Nation Current Affairs 20 Aug 2019 Rare sea sparkle see ...

Rare sea sparkle seen at Chennai beach

DECCAN CHRONICLE. | ARUL PALANI
Published Aug 20, 2019, 2:25 am IST
Updated Aug 20, 2019, 2:25 am IST
Sparkle not good for marine ecology but spectators came out in large numbers.
The rare sea sparkle, believed to be caused by a high concentration of a micro-plankton called ‘Noctiluca scintillans’ seen at Elliots Beach in Besant Nagar on Sunday.
 The rare sea sparkle, believed to be caused by a high concentration of a micro-plankton called ‘Noctiluca scintillans’ seen at Elliots Beach in Besant Nagar on Sunday.

Chennai: Beach goers were in for a pleasant surprise as they witnessed rare sea sparkle at Elliots Beach in Besant Nagar on Sunday night. Many rushed to the beach to catch a glimpse of the bluish waves hitting the shore.

The colourful looking waves were also noticed in several parts of ECR coastline including Kovalam and Injambakkam beach. Photos and videos of the sparking waves hitting the shore went viral in the social media.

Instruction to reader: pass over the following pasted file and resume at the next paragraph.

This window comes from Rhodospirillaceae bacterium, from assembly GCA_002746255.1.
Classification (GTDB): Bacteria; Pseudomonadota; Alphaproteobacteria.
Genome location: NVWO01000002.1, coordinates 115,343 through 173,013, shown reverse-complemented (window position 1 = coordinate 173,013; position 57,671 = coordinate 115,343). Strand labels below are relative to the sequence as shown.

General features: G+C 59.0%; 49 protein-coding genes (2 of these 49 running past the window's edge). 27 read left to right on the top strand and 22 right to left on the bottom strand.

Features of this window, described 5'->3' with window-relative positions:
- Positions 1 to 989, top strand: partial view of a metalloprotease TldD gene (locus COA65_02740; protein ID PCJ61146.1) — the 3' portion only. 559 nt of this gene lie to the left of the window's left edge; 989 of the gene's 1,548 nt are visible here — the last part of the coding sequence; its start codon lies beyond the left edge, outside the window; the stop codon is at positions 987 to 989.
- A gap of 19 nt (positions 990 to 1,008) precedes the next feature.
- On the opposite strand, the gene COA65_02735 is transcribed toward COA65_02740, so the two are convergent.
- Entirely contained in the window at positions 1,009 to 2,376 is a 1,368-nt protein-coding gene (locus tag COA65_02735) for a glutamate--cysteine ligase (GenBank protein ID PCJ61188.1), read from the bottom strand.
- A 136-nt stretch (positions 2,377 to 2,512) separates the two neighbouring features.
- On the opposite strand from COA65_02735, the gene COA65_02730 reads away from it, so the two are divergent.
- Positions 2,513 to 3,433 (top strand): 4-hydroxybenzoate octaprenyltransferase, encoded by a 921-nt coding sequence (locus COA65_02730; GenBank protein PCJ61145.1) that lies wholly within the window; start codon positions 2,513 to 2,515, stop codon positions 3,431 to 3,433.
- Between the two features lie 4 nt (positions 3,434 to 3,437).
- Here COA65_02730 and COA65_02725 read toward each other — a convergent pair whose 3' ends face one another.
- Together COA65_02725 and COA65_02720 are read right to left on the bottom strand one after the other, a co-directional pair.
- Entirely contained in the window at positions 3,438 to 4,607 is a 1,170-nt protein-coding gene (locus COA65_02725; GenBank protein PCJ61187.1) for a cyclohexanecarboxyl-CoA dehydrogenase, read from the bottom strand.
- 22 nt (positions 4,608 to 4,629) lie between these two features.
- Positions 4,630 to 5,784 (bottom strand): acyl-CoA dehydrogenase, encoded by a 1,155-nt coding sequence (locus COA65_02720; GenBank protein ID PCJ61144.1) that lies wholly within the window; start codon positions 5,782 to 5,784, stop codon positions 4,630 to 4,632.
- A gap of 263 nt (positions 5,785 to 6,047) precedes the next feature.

As a spectacle this was quite different from the daily night fireworks at temple festivals in the month of Aadi that just got over. This was a show of colour in the water and as the news spread, more and more people turned up to see the ‘Blue Sea’ lighting up the scene as it kept coming in waves to the shore.

Marine experts were the ones to turn to solve the mystery of this spectacle. They were quick to point out that the magical glow may have been caused by a high concentration of a micro-plankton called ‘Noctiluca scintillans’ in the sea.

The blue glow, is known as ‘bioluminescence’ and caused by Noctiluca Scintillans, which converts their chemical energy into light energy when washed ashore or disturbed. This is not good for marine ecology but the spectators were unaware as they came out in droves to see the sparkling sea.

These blooms could also be linked to massive fish kills following release of ammonia.

The organisms glow a bright blue when disturbed at night. They bloom in areas when there is oxygen deficiency, and high levels of nitrogen and phosphorus. This could be bad news for the larger marine food web. The phenomenon could be an indicator of pollution in the sea, the experts said.

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